A Small Camera Guidance System for Observing the Abdominal Cavity Filled with Isotonic Water

Rodiyan G Sentanu, Kohei Horiuchi, Takuro Ishii, Masaki Sekine, Wen-wei Yu, PhD, Tatsuo Igarashi, MD. Faculty of Engineering, Chiba University

Objectives
In SAGES2009, we reported a new surgical system that replaces carbon dioxide gas into isotonic water in laparoscopic surgery (WaFLES). The method is reported to be advantageous in RFA to the liver tumor by Sasaki et al in 2010 Annual Meeting of Japan Society for Endoscopic Surgery. Similarly, water-immersion technique during standard endoscopy for alimentary tract is reported to be useful. In the setting of procedure in the water, buoyancy and water flow can be forces to position endoscope adequately. We developed a small camera guidance device that carry camera to surgical field moving in the abdominal cavity.

Methods
The camera guidance device is designed to be waterproof functionality, visual field stability, controlled moving ability, and with a structure that allowed its insertion to the abdominal cavity through trocar. In extracting propelling force, water jet system was adopted to guide the device in four directions. The device was connected with high pressure water reservoir via three tubes for water jet system and an air balloon. The solenoid valves and an air pump were used to control water jet and buoyancy of the device electrically. The small camera is kindly provided by Stevrin & Partners (Blekinge, Sweden). Prototype models were prepared and tested their performance in the aquarium and abdominal cavity of the pig.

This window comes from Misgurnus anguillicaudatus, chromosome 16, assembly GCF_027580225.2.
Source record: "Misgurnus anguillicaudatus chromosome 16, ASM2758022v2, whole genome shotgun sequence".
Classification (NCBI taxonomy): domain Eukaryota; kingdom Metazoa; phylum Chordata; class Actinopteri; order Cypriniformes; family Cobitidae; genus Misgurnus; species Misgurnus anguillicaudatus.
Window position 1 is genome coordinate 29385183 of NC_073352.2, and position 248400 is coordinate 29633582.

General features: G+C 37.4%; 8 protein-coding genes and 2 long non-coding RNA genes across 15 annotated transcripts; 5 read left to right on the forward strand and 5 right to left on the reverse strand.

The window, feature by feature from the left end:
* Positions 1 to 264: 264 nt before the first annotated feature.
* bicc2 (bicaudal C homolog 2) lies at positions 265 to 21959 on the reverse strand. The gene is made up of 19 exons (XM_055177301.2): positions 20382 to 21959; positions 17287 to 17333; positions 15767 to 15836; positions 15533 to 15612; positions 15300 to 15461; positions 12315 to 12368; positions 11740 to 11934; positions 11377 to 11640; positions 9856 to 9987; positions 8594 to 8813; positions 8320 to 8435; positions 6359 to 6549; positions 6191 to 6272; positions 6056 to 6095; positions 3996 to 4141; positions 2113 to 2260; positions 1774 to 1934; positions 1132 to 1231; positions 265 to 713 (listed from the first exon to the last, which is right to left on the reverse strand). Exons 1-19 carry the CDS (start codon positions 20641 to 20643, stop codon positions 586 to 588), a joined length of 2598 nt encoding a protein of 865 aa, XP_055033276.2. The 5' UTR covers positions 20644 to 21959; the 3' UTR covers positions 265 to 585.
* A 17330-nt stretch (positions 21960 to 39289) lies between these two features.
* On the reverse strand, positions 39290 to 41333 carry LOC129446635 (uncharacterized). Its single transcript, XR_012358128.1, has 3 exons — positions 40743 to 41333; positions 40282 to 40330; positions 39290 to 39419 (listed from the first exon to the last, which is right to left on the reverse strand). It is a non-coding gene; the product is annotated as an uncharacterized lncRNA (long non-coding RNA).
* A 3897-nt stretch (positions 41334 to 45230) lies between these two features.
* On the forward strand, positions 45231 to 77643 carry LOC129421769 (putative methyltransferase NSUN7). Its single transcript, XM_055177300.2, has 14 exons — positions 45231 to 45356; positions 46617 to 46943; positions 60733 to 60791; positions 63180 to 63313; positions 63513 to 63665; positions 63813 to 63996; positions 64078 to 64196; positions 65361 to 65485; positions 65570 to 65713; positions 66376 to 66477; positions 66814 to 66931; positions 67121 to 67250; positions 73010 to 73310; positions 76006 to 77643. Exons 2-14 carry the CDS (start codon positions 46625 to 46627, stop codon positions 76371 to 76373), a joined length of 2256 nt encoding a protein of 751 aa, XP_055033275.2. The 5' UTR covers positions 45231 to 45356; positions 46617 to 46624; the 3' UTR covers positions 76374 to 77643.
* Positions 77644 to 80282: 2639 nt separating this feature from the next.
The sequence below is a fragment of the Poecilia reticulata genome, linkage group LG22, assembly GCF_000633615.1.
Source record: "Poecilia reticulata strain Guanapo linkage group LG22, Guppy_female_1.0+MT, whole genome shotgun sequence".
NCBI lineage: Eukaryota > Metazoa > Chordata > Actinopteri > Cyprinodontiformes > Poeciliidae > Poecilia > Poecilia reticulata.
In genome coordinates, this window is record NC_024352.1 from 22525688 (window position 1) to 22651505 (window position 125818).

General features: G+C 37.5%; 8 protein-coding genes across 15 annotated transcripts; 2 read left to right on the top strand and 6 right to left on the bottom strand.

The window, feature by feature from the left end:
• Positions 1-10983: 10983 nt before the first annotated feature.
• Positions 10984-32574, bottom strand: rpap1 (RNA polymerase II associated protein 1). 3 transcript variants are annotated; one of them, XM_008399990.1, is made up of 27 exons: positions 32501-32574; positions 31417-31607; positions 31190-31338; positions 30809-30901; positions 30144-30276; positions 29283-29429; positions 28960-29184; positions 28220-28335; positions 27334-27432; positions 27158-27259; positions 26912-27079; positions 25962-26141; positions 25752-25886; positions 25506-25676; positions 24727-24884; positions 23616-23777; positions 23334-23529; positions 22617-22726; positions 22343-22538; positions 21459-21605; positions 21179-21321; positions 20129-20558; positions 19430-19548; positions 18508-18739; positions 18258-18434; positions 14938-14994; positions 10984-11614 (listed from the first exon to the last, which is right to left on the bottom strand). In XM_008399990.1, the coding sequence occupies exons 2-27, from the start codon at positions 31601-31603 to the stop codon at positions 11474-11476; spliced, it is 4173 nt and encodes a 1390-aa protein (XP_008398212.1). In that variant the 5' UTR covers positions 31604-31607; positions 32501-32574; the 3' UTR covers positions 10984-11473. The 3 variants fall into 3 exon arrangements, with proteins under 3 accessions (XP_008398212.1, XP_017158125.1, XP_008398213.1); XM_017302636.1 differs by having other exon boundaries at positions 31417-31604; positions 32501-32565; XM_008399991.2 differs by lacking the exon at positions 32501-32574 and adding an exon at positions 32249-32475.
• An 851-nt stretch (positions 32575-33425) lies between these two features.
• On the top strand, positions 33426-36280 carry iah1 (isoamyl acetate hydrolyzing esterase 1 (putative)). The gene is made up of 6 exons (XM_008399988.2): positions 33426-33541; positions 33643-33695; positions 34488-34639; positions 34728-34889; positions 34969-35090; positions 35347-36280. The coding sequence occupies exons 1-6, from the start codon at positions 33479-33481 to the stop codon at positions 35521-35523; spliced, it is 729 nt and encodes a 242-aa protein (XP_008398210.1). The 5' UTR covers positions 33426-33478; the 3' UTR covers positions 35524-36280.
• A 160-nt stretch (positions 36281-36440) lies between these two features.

Results
In the first prototype, sized 2  cm in diameter and 8 cm length, was tested using aquarium. The force generated by the system worked well to control the device quickly, in four freedom of motion. The air balloon set inside the device controlled the floating and sinking motion through changing its volume using air pump. However, in the abdominal cavity of the pig filled with three liters of isotonic water, the motion was rather restricted due to inadequate space for the motion of the device. The second prototype with smaller size, 2 cm in diameter and 4  cm length (figure),  was prepared and tested in the aquarium and showed better performance. Animal experiment using the device equipped with small camera is under way.

 

Conclusions
The camera guidance system was considered to be a useful tool to carry a camera  in the abdominal cavity filled with water. It could be a practical device after attaining smaller size equipped with the present propelling-controlling mechanism.


Session: Emerging Technology Poster
Program Number: ETP060
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